Looking back on my high school classes I remembered the classes where I was engaged as an active student. The classes where the activities were hands on and I wasn’t just jotting notes. Where conversations about the content naturally grew and I could make connections between the content and my life.
When I chose to be an educator, I vowed to make sure my classes were somewhere that I would have enjoyed being in. Teaching chemistry, this wasn’t easy. There are millions of power-points on various topics but in 2005 there were few other resources that I could get my hands on. And so I searched. I knew, in the first few minutes of the POGIL workshop, that this method would be appropriate and effective with my students.
The method, process oriented guided inquiry learning (POGIL), uses cooperative groups to work through learning cycle activities. The activities have models with strategically developed explore, concept development and application questions for groups to work together on. Upon trying one the next year in my class the bustle of student voice, high level of engagement, general level of energy and student comments told me that this was the way to go. My students would be OK with this pedagogy. I needed to integrate more of this style of lesson. The written activities in 2006 were for college level. I began to modify those in existence and/or write my own.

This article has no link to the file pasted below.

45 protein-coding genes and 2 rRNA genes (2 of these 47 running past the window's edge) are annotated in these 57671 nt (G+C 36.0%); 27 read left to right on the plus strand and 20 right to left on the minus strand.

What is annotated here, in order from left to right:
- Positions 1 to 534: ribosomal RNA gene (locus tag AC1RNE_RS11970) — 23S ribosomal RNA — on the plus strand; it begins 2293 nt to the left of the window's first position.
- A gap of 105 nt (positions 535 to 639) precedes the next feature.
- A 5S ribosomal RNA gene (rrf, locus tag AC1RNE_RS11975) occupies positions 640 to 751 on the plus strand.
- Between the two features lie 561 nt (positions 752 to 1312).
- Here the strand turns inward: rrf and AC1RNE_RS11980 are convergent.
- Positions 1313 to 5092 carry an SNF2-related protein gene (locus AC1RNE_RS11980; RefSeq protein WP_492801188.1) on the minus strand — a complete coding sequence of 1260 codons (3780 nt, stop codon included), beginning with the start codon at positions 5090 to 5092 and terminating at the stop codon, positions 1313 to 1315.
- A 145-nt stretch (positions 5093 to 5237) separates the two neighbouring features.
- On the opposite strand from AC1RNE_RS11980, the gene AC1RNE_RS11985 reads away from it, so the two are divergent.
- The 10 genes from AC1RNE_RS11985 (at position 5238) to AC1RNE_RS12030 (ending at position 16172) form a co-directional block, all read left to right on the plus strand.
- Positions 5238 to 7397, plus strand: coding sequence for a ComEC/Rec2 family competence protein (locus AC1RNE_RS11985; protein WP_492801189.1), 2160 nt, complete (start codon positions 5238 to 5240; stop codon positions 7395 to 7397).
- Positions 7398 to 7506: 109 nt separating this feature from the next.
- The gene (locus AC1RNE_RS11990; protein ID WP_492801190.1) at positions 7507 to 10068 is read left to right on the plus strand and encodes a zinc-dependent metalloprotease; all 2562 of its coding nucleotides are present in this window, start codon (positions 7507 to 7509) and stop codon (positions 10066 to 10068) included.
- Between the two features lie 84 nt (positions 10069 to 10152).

The benefit to not having a continuous flow of activities actually helped me assess their value. The days after my students did POGIL’s vs. other types of learning they:
-stated the class period went quickly
-had less problems or issues understanding the material the next day and even the next week
-demonstrated better long-term retention on summative assessments
The results facilitated my ‘momentous shift’ in creating the classes I teach today. Fortunately my first few years adopting the high school POGIL initiative was created and I was accepted to become apart of it. Through the initiative four books of classroom tested materials AP Biology, AP Chemistry, Biology, Chemistry were published. Those were followed by an AP Chemistry lab manual that was developed in collaboration with PASCO.
Utilizing the POGIL activities I noticed the students were developing a strong interest in the material. They began asking questions that I wasn’t yet equipped to explain. The students began driving the pace the class was going. They thrived with content and shared an abundance of ideas helping to guide me on what to do next.
I now integrate POGIL activities using a variety of models ranging from online simulations to lab results. It isn’t the same thing every day. Everyday activities run and flow differently based on the students and topics. While I have integrated other strategies this remains a cornerstone of my practice.